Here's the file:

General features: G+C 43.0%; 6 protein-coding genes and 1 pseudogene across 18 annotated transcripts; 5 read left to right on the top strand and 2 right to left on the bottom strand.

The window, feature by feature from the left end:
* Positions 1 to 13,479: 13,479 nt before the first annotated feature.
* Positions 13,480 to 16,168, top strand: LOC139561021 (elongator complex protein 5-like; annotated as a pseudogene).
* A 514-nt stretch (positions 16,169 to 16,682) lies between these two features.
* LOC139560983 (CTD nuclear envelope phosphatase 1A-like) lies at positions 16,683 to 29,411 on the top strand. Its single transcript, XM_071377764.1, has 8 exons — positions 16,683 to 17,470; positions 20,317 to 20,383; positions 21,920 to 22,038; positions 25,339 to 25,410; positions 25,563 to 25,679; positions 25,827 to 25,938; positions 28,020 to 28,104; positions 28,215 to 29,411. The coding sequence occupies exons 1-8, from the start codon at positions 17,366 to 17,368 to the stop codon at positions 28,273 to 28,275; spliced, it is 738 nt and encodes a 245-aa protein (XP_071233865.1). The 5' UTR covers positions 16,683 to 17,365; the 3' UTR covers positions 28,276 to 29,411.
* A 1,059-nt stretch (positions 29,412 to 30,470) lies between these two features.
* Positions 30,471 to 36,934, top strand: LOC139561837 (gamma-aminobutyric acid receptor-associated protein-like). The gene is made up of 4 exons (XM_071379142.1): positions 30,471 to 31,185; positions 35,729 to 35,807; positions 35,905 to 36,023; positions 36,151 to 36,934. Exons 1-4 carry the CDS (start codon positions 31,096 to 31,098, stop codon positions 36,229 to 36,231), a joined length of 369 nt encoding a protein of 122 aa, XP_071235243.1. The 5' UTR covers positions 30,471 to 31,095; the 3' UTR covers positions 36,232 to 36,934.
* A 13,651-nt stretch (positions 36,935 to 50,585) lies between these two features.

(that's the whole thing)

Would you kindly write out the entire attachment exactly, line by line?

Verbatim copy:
General features: G+C 43.0%; 6 protein-coding genes and 1 pseudogene across 18 annotated transcripts; 5 read left to right on the top strand and 2 right to left on the bottom strand.

The window, feature by feature from the left end:
* Positions 1 to 13,479: 13,479 nt before the first annotated feature.
* Positions 13,480 to 16,168, top strand: LOC139561021 (elongator complex protein 5-like; annotated as a pseudogene).
* A 514-nt stretch (positions 16,169 to 16,682) lies between these two features.
* LOC139560983 (CTD nuclear envelope phosphatase 1A-like) lies at positions 16,683 to 29,411 on the top strand. Its single transcript, XM_071377764.1, has 8 exons — positions 16,683 to 17,470; positions 20,317 to 20,383; positions 21,920 to 22,038; positions 25,339 to 25,410; positions 25,563 to 25,679; positions 25,827 to 25,938; positions 28,020 to 28,104; positions 28,215 to 29,411. The coding sequence occupies exons 1-8, from the start codon at positions 17,366 to 17,368 to the stop codon at positions 28,273 to 28,275; spliced, it is 738 nt and encodes a 245-aa protein (XP_071233865.1). The 5' UTR covers positions 16,683 to 17,365; the 3' UTR covers positions 28,276 to 29,411.
* A 1,059-nt stretch (positions 29,412 to 30,470) lies between these two features.
* Positions 30,471 to 36,934, top strand: LOC139561837 (gamma-aminobutyric acid receptor-associated protein-like). The gene is made up of 4 exons (XM_071379142.1): positions 30,471 to 31,185; positions 35,729 to 35,807; positions 35,905 to 36,023; positions 36,151 to 36,934. Exons 1-4 carry the CDS (start codon positions 31,096 to 31,098, stop codon positions 36,229 to 36,231), a joined length of 369 nt encoding a protein of 122 aa, XP_071235243.1. The 5' UTR covers positions 30,471 to 31,095; the 3' UTR covers positions 36,232 to 36,934.
* A 13,651-nt stretch (positions 36,935 to 50,585) lies between these two features.